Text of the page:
“High concept” metal can be pretentious crap.
You know it’s true, because you’ve heard “high concept” metal, too. Think of all the times you’ve heard one of Yngwie J. Malmsteen’s attempts to classy-up his albums with a bit of classical noodling. Yes, he’s stellar at arpeggios and I like some of his more straight-forward songs (“I Am A Viking!” Yea!) … but every time Yngwie tries to reinterpret Johann Sebastian, Schubert, Sherbert or Stravinsky through his Strat, I fall asleep.
High mindedness doesn’t always translate well to metal lyrics, either. When it comes to concept albums, for every “Tommy” there are 20 “Mr. Robotos” out there. Sure, Queensryche pulled if off with their rock opera, “Operation: Mindcrime” … but W.A.S.P.’s attempt at rock opera, “The Crimson Idol” sounded … well, it sounded like exactly what you would have expected from the auteur who gave us “Animal (F**k Like A Beast).” Hell, even Queensryche couldn’t make lightning strike twice.
So I get a bit nervous when a band goes all high art on me, but the band that did it better than anyone else in 2011 is New Jersey’s Symphony X, with their dystopian, machines-destroy-mankind magnum opus, “Iconoclast.”
“Iconoclast” works because Symphony X — unlike, say, Queensryche on “American Soldier” or the second half of “Operation: Mindcrime II,” doesn’t try to run away from their metal roots. Rather, “Iconoclast” is filled with blistering riffs and brutal musicianship.
Guitarist Michael Romeo is considered on the top guitarists in metal for a reason; the man shreds — but only in the service of the songs and never in a “listen to how clean my sweep picking is” sort of way. He’s got Yngwie’s chops, but he’s no Yngwie — and I mean that in a good way.
The rest of the band — multi-octive bellower Russell Allen, drumming machine Jason Rullo, bassist Michael LePond and keyboardist Michael Pinnella — are equally as powerful. Symphony X are thinking man’s metal with balls and “Iconoclast” is both thought-provoking and heavier than an dinosaur killing asteroid.
Don’t believe me? Then I suggest you hear for yourself.
The band recently wrapped up a sprint across the U.S. with buddies Iced Earth and Warbringer. If you missed them on that particular U.S. jaunt, you’ll have to wait — the band will be playing National Open Air Brazil on April 20 and then will cross the pond for the summer Euro festival circuit before returning home to play the ProgPower festival in Atlanta in September.
Given the choice, bassist LePond would spend much more of the year on the road.
“I’m the guy who likes touring the most,” LePond said, during a quick phone interview on the second-to-last stop of the Iced Earth tour. “As long as I can stay healthy and well, I could tour constantly. The other guys have wives and kids.”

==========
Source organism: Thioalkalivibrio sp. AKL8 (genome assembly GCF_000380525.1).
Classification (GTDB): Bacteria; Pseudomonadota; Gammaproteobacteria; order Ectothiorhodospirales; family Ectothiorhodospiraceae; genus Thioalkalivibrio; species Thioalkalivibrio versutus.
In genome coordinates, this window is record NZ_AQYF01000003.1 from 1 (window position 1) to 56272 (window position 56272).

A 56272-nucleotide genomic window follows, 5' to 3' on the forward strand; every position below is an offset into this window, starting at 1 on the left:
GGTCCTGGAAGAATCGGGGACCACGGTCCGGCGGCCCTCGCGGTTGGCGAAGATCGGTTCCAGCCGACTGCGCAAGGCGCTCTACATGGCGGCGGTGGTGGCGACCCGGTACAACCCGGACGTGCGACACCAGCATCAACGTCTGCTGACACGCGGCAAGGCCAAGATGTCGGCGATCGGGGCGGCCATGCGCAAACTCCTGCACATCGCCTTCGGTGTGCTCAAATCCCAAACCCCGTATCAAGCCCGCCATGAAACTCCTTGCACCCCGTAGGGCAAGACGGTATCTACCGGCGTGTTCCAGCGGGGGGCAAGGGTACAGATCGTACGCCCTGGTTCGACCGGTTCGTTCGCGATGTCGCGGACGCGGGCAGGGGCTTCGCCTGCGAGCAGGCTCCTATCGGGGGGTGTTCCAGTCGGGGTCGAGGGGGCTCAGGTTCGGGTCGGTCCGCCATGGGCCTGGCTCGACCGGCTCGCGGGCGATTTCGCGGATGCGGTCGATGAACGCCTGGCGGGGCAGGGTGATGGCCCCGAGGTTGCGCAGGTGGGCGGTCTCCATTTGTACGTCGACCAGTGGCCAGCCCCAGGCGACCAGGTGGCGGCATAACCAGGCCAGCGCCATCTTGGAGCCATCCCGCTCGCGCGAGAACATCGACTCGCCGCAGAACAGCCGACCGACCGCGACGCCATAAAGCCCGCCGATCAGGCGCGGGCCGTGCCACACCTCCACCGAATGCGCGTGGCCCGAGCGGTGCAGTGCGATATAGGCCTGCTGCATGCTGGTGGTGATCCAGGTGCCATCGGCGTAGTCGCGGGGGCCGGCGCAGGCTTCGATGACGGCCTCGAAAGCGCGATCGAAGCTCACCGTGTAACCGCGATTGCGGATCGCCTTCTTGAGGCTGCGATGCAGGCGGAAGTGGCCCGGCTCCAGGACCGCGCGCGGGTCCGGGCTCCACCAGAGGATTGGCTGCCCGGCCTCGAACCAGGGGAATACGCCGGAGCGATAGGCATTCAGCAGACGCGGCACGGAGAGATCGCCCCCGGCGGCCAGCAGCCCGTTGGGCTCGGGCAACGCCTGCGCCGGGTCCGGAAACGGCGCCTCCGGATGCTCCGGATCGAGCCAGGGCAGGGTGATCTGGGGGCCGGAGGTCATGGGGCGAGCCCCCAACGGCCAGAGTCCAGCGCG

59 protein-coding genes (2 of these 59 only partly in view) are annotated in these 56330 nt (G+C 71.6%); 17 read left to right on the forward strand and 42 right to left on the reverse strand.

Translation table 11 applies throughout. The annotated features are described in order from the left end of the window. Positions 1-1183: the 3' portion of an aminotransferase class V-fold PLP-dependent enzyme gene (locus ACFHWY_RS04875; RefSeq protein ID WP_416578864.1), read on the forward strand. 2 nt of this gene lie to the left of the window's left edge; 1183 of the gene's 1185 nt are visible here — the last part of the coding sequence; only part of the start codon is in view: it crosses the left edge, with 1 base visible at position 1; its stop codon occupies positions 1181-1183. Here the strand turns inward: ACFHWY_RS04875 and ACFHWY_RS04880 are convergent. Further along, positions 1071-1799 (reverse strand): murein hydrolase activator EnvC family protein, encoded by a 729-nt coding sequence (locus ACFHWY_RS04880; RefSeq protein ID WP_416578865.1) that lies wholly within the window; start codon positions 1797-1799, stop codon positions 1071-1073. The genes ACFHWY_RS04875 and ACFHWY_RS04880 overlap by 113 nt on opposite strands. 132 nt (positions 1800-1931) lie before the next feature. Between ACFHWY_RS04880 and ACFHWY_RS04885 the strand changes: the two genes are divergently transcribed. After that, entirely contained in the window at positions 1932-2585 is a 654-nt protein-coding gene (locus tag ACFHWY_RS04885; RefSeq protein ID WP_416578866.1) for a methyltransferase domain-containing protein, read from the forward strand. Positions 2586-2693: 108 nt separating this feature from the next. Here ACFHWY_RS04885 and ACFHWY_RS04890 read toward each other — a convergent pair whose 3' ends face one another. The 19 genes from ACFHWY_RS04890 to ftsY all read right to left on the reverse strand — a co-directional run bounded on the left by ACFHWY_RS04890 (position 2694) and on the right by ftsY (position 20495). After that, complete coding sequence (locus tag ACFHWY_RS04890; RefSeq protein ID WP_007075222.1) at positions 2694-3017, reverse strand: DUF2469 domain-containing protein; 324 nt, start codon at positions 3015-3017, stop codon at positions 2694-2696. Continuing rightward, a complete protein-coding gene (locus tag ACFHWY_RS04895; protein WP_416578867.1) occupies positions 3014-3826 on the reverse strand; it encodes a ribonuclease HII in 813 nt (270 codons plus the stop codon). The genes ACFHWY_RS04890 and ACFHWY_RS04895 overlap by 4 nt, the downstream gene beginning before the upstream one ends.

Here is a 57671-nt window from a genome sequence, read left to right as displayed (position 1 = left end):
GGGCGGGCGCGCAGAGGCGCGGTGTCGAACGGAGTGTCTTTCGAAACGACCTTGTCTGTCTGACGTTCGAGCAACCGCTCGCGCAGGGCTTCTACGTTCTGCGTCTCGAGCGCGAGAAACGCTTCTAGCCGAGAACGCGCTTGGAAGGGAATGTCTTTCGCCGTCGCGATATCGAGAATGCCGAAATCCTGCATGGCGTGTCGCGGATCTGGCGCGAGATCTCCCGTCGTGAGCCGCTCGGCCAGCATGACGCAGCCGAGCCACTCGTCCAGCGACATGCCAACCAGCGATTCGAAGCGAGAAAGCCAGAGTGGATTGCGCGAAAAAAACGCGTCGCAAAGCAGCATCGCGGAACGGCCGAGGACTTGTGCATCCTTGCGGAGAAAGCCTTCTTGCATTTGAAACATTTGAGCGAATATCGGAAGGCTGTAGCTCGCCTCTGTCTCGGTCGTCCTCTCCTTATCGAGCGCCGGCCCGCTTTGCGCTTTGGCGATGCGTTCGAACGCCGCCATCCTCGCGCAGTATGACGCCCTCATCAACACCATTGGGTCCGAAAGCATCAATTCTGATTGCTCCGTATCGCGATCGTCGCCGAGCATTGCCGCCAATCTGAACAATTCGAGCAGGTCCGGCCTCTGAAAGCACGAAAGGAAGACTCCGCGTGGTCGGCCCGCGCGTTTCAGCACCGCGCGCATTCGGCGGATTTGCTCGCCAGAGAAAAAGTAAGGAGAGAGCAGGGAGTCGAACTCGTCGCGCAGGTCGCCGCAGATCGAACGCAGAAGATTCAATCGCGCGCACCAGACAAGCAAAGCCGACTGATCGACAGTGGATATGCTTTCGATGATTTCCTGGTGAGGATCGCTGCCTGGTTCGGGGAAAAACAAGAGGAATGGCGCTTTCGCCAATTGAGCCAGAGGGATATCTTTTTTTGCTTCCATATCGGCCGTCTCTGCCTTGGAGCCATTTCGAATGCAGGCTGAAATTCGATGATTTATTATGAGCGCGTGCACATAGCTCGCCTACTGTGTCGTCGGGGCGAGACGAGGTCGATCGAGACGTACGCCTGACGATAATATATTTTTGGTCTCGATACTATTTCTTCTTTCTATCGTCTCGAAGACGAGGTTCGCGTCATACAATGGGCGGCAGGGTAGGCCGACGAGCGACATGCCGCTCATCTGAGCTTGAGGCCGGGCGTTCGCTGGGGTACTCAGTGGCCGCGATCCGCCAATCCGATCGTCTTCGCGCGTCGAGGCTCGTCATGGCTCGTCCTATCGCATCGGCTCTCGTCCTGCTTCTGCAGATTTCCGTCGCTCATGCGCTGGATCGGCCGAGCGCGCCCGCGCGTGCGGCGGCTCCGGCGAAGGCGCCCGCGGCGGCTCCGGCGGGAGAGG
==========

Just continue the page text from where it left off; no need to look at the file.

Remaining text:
The ominous concept for “Iconoclast” — machines replace, enslave and destroy humanity –came from a rather innocent twist of the knob in the recording studio while the band was working on song ideas, LePond said.
“Michael Romeo was messing around with these robotic little sounds — not industrial, but almost,” LePond said. “We experimented with that. As we put the songs together, we came up with a concept where technology goes too far in striving for perfection and the machines take over.”
But are we already slaves to technology, even without a “Robopocalypse” style machine takeover? LePond said the argument that we’re already enslaved by our electronic “helpers” could easily be made.
“It seems that way. Things have changed so much; when you go out to dinner with your friends, everybody is staring at their phones,” LePond said.
Those kinds of questions come readily to the Symphony X fans LePond meets on the road. While broadening minds is not explicitly the band’s goal, LePond said he appreciates fans who take the band’s interpretations of “The Odyssey” and “Paradise Lost” and then do their own research.
“A lot of them will hear an album and read the lyrics and go back and read Homer and John Milton,” LePond said. “Our fans like to be challenged. They like to learn and listen to the music. They’ll always ask questions.”
Musically, the band is every bit as intricate as the literary sources of inspiration.
“People come to me and say, ‘wow, I’ve listened to that album and I have to keep listening, because every time I hear something new,” LePond said. Considering the amount of music packed into each song, it won’t surprise fans when LePond say the music can be difficult to play.
“They’re very challenging. It takes a lot of practice,” LePond said.
National Open Air Brazil — which also features heavyweights like Exodus, Megadeth and Venom — will put Symphony X on stage in front of 80,000 screaming metal fans.
“It’s going to be the biggest show we have ever done in our career,” LePond said. Over the summer “we’ll go and do Europe for about 10 days; then in September, we’re going to do a show in Mexico City and them we’re playing ProgPower. Then we’ll be in full writing mode for another record.”
“Iconoclast” was released in 2011; before that, the band released “Paradise Lost” in 2007 and “The Odyssey” in 2002. Does that mean fans can expect the band’s next album in 2016?
“I certainly hope not,” LePond said. “What we’re shooting for is, hopefully, this summer we’re going to start working on songwriting. I think the next recording will come out in 2014, hopefully.
“Just putting together the songs takes a lot of time,” LePond said. “That’s the thing we feel bad about — we’d like to put out the albums quicker, but we don’t want to put out any filler.”